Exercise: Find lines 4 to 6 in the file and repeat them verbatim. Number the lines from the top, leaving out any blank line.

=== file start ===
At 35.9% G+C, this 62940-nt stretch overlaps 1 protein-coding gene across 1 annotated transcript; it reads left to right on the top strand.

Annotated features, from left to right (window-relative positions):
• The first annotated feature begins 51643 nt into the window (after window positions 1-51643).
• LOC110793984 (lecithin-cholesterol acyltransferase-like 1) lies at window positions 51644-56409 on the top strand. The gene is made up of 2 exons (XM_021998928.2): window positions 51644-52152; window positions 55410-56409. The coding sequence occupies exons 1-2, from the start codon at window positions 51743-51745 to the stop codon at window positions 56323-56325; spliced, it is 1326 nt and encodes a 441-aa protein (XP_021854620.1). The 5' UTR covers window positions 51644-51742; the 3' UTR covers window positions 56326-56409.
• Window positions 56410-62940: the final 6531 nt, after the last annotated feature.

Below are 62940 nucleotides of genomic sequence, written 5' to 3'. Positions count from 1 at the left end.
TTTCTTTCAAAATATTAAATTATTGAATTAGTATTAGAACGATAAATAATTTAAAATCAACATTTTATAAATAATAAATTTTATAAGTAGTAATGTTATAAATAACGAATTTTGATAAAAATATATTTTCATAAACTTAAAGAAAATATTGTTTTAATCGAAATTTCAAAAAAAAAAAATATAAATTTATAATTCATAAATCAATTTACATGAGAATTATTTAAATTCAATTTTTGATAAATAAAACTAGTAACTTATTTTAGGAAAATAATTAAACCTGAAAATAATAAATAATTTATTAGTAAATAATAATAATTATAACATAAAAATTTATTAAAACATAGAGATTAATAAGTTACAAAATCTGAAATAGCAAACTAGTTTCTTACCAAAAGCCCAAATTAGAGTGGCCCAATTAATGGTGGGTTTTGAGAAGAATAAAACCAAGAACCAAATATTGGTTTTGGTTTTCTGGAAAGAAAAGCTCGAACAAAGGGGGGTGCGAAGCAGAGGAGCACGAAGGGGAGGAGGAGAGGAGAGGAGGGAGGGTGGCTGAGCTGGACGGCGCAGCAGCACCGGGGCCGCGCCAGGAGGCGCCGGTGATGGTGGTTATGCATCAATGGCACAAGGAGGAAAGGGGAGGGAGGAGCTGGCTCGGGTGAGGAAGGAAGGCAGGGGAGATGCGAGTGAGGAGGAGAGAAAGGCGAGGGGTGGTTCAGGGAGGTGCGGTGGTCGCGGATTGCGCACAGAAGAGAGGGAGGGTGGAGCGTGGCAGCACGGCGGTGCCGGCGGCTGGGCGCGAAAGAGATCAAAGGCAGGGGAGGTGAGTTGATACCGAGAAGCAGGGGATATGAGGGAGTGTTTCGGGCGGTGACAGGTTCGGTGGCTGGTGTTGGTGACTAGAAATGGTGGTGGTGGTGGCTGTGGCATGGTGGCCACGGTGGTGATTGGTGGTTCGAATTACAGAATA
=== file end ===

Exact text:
• LOC110793984 (lecithin-cholesterol acyltransferase-like 1) lies at window positions 51644-56409 on the top strand. The gene is made up of 2 exons (XM_021998928.2): window positions 51644-52152; window positions 55410-56409. The coding sequence occupies exons 1-2, from the start codon at window positions 51743-51745 to the stop codon at window positions 56323-56325; spliced, it is 1326 nt and encodes a 441-aa protein (XP_021854620.1). The 5' UTR covers window positions 51644-51742; the 3' UTR covers window positions 56326-56409.
• Window positions 56410-62940: the final 6531 nt, after the last annotated feature.

Below are 62940 nucleotides of genomic sequence, written 5' to 3'. Positions count from 1 at the left end.